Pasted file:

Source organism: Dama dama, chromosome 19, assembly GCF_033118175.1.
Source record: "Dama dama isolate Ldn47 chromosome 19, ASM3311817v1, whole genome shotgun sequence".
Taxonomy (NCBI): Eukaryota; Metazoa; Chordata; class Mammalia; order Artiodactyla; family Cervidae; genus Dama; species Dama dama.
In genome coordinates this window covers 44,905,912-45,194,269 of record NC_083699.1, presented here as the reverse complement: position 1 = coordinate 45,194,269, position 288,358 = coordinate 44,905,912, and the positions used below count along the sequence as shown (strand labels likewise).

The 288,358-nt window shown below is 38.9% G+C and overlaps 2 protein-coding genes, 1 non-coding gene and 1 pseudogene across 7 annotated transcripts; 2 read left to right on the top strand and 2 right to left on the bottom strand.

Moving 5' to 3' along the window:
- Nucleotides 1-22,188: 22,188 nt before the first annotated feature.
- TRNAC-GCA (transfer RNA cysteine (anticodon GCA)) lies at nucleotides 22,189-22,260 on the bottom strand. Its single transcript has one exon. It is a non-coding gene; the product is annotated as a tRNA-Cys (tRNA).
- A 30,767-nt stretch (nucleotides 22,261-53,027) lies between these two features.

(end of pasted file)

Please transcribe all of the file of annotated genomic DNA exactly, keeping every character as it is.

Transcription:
Source organism: Dama dama, chromosome 19, assembly GCF_033118175.1.
Source record: "Dama dama isolate Ldn47 chromosome 19, ASM3311817v1, whole genome shotgun sequence".
Taxonomy (NCBI): Eukaryota; Metazoa; Chordata; class Mammalia; order Artiodactyla; family Cervidae; genus Dama; species Dama dama.
In genome coordinates this window covers 44,905,912-45,194,269 of record NC_083699.1, presented here as the reverse complement: position 1 = coordinate 45,194,269, position 288,358 = coordinate 44,905,912, and the positions used below count along the sequence as shown (strand labels likewise).

The 288,358-nt window shown below is 38.9% G+C and overlaps 2 protein-coding genes, 1 non-coding gene and 1 pseudogene across 7 annotated transcripts; 2 read left to right on the top strand and 2 right to left on the bottom strand.

Moving 5' to 3' along the window:
- Nucleotides 1-22,188: 22,188 nt before the first annotated feature.
- TRNAC-GCA (transfer RNA cysteine (anticodon GCA)) lies at nucleotides 22,189-22,260 on the bottom strand. Its single transcript has one exon. It is a non-coding gene; the product is annotated as a tRNA-Cys (tRNA).
- A 30,767-nt stretch (nucleotides 22,261-53,027) lies between these two features.